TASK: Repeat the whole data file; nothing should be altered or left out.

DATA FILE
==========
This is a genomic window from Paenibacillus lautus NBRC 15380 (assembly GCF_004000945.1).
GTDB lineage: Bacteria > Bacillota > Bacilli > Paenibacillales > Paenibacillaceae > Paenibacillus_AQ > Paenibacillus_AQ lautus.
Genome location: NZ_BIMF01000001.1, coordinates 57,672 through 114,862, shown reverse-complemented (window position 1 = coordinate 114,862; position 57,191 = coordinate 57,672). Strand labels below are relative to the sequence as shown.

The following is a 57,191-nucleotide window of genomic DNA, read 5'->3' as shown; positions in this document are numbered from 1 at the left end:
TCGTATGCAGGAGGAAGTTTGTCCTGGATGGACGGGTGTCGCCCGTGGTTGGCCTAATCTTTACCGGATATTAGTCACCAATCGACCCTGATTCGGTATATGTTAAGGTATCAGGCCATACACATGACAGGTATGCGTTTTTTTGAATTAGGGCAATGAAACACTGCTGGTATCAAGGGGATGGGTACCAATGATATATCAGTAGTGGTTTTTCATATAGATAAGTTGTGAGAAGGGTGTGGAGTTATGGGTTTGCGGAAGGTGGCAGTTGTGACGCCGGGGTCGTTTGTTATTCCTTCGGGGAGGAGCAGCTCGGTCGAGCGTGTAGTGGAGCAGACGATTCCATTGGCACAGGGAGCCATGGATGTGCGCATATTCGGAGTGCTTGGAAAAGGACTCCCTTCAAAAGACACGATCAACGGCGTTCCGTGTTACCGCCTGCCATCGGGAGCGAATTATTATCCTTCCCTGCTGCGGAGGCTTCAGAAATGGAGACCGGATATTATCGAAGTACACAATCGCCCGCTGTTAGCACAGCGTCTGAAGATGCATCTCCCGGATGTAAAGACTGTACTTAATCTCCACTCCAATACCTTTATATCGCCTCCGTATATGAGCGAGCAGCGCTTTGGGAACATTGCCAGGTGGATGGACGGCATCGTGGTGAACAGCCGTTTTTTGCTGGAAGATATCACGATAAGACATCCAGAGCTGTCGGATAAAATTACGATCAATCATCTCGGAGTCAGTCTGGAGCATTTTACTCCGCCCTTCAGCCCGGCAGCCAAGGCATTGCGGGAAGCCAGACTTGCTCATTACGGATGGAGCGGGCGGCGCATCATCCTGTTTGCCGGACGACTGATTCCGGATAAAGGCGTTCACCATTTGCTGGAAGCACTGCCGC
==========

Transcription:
This is a genomic window from Paenibacillus lautus NBRC 15380 (assembly GCF_004000945.1).
GTDB lineage: Bacteria > Bacillota > Bacilli > Paenibacillales > Paenibacillaceae > Paenibacillus_AQ > Paenibacillus_AQ lautus.
Genome location: NZ_BIMF01000001.1, coordinates 57,672 through 114,862, shown reverse-complemented (window position 1 = coordinate 114,862; position 57,191 = coordinate 57,672). Strand labels below are relative to the sequence as shown.

The following is a 57,191-nucleotide window of genomic DNA, read 5'->3' as shown; positions in this document are numbered from 1 at the left end:
TCGTATGCAGGAGGAAGTTTGTCCTGGATGGACGGGTGTCGCCCGTGGTTGGCCTAATCTTTACCGGATATTAGTCACCAATCGACCCTGATTCGGTATATGTTAAGGTATCAGGCCATACACATGACAGGTATGCGTTTTTTTGAATTAGGGCAATGAAACACTGCTGGTATCAAGGGGATGGGTACCAATGATATATCAGTAGTGGTTTTTCATATAGATAAGTTGTGAGAAGGGTGTGGAGTTATGGGTTTGCGGAAGGTGGCAGTTGTGACGCCGGGGTCGTTTGTTATTCCTTCGGGGAGGAGCAGCTCGGTCGAGCGTGTAGTGGAGCAGACGATTCCATTGGCACAGGGAGCCATGGATGTGCGCATATTCGGAGTGCTTGGAAAAGGACTCCCTTCAAAAGACACGATCAACGGCGTTCCGTGTTACCGCCTGCCATCGGGAGCGAATTATTATCCTTCCCTGCTGCGGAGGCTTCAGAAATGGAGACCGGATATTATCGAAGTACACAATCGCCCGCTGTTAGCACAGCGTCTGAAGATGCATCTCCCGGATGTAAAGACTGTACTTAATCTCCACTCCAATACCTTTATATCGCCTCCGTATATGAGCGAGCAGCGCTTTGGGAACATTGCCAGGTGGATGGACGGCATCGTGGTGAACAGCCGTTTTTTGCTGGAAGATATCACGATAAGACATCCAGAGCTGTCGGATAAAATTACGATCAATCATCTCGGAGTCAGTCTGGAGCATTTTACTCCGCCCTTCAGCCCGGCAGCCAAGGCATTGCGGGAAGCCAGACTTGCTCATTACGGATGGAGCGGGCGGCGCATCATCCTGTTTGCCGGACGACTGATTCCGGATAAAGGCGTTCACCATTTGCTGGAAGCACTGCCGC